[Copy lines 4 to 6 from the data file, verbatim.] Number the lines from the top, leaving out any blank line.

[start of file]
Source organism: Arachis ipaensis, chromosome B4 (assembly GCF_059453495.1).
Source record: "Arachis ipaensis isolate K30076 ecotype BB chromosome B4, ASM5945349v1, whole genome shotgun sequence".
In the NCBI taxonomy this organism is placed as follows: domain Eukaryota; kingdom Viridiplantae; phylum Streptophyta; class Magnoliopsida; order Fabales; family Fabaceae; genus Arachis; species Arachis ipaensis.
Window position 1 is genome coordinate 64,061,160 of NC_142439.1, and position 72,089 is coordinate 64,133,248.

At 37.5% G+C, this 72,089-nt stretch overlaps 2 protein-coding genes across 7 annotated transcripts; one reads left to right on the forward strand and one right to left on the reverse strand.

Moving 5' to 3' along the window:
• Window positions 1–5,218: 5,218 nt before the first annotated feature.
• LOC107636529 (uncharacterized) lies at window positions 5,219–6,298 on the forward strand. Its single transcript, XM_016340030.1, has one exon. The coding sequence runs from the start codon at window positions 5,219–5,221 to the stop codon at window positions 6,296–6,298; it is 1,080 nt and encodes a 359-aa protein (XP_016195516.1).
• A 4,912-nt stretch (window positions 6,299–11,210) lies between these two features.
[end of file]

Window position 1 is genome coordinate 64,061,160 of NC_142439.1, and position 72,089 is coordinate 64,133,248.

At 37.5% G+C, this 72,089-nt stretch overlaps 2 protein-coding genes across 7 annotated transcripts; one reads left to right on the forward strand and one right to left on the reverse strand.

Moving 5' to 3' along the window: